Our Moneyball 101 section is filled with information, strategies, and analysis that can help you improve at Daily Fantasy Sports on Moneyball. Today, we’ll be focusing on the NBA again, by quickly examining one of the most significant advanced statistics at your disposal – usage rate.
Basketball Reference describes Usage Rate ‘as an estimate of the percentage a team plays used by a player while he is on the floor.’ A used possession can be either good or bad, but simply, it’s when a player attempts a field goal or commits a turnover.
Quickly think of a ball-dominant player in the NBA. Who came to mind? Was it Russell Westbrook? Westbrook is a classic example of a player with a high usage rate, and you rarely see him take a back seat and let another player run the offense.
Usage rate is an extremely important reactionary statistic to lineup changes in the NBA.
If something were to change to the Thunder lineup, such as an injury to a key player, Russell Westbrook, who already enjoys a ridiculously high usage rate would likely see even more of the Thunder’s possessions.
Westbrook is already an excellent fantasy scorer and can consistently score upwards of 50 fantasy points per game with a full roster; this is a result of his particularly high usage rate. When a key player is injured or suspended, however, Westbrook’s usage rate jumps up even further and his fantasy output increases as well. This example was most applicable to Westbrook when he was teamed up with Kevin Durant at the Thunder (the good old days!). With Durant out of the lineup, Westbrook’s usage rate would shoot up 7 points, and his fantasy points would increase by over 8 per game, compared to when Durant was
This example was most applicable to Westbrook when he was teamed up with Kevin Durant at the Thunder (the good old days!). With Durant out of the lineup, Westbrook’s usage rate would shoot up 7 points, and his fantasy points would increase by over 8 per game, compared to when Durant was in the team.
This same concept can be applied to every team in the NBA. The concept doesn’t change, however the application does. Previously, we would compare Rudy Gay’s usage rate with and without DeMarcus Cousins and found that Gay’s usage rate moved from 21.9 to 28.9 with the big man out of the team. There are many of these examples across all teams in the NBA.
At the end of it all, though, even the rarest of selections in Daily Fantasy can soon become relevant if their usage rate is expected to bump up.
Usage rate is also an excellent tool when deciding between two similarly priced players. A higher average usage rate in games will usually result in a higher level of consistency, considering this player is often taking more shots (hopefully not more turnovers) than the other. As a general rule when building lineups, if there are two players that I can’t differentiate, I will often select the player that I predict to have the higher usage rate.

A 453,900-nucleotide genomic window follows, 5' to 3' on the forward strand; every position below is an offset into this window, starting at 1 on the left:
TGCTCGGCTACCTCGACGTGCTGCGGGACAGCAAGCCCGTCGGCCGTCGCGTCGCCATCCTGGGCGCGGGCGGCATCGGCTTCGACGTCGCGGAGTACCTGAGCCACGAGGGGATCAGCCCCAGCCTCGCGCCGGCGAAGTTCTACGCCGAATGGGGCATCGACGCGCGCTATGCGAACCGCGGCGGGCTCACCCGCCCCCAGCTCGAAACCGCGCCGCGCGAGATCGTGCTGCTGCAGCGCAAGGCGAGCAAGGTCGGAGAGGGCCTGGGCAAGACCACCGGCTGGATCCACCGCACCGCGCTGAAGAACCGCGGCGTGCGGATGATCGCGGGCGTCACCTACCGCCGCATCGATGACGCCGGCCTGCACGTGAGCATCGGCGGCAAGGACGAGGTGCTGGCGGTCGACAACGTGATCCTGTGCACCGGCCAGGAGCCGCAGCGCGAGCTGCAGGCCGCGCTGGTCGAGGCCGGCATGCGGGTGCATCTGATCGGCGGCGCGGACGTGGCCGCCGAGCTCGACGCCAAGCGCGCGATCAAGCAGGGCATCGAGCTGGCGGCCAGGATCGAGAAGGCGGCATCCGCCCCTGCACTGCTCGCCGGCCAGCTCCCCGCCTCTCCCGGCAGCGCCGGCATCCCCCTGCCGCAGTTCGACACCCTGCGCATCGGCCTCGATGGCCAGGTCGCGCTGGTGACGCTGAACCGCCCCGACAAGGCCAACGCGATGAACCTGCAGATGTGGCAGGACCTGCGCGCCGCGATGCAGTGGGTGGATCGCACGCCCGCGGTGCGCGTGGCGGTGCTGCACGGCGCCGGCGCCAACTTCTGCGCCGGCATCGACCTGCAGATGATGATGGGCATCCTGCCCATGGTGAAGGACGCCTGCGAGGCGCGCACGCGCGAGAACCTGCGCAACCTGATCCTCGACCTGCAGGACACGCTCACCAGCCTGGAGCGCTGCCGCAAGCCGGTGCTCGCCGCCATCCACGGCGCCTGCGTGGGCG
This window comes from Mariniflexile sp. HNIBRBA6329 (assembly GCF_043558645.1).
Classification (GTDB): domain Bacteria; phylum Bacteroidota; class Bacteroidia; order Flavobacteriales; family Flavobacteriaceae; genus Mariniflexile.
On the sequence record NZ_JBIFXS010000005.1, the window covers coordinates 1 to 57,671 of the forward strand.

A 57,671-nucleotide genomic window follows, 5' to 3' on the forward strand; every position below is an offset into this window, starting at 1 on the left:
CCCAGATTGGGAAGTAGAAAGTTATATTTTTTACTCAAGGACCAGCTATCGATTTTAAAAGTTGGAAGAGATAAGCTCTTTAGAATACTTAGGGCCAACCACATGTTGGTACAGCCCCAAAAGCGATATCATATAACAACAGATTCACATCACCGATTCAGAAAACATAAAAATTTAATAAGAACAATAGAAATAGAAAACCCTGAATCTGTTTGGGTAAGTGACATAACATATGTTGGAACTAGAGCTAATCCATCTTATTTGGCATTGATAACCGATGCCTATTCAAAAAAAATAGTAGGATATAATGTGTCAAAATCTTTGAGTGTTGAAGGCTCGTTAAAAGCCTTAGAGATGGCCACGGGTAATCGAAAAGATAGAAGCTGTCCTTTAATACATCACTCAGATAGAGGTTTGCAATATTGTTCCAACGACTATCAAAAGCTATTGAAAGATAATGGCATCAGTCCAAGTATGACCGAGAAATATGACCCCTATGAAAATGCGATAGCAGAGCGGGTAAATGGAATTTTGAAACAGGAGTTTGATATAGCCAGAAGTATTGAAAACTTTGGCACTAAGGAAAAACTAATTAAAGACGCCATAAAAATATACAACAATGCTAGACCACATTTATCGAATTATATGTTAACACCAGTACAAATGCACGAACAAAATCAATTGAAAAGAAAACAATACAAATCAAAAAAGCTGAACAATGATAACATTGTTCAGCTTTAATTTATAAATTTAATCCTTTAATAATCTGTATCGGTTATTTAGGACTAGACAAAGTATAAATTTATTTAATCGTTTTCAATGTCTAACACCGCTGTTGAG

At times, previous games and statistics are all that we can use to predict usage rate, so it’s important to know where and how to look for potential usage rate increases and advanced game statistics.
To take advantage of usage rate increases, you have to first be able to predict one before the game starts. Therefore, possibly most importantly, make sure you keep an eye on injury news. Everyone does this differently, whether you use FantasyLabs or Twitter.
Once you are aware of a particular lineup change, you can then begin to analyse the impacts and how they might benefit certain players on the team. Once again, most will do this differently, but I use StatMuse, a site which allows you to simply enter a query and see an instant result.
Using our old example, we could find Russell Westbrook’s usage rate with or without Kevin Durant by searching in StatMuse for: “Russell Westbrook average usage rate with, without Kevin Durant 2016.”
You can easily see if a player’s usage rate is trending up or down by entering queries such as ‘Russell Westbrook average usage rate last 10 games’ as well, which is a much better indicator than an entire season average usage rate.
NBAWowy, is another tool that can help you examine and understand how different lineups perform in the absence of a player. This tool allows you to see which players improve when a particular player misses a game, or how players benefit from the return of teammate as well.
Always remember, though, when attempting to predict usage rate for an upcoming game that past performances aren’t always a reliable indicator of future performance.
That wraps up an understanding of yet another simple DFS concept, but one that is definitely worth understanding because it can help you take that extra step towards becoming a dominant Daily Fantasy NBA player on Moneyball.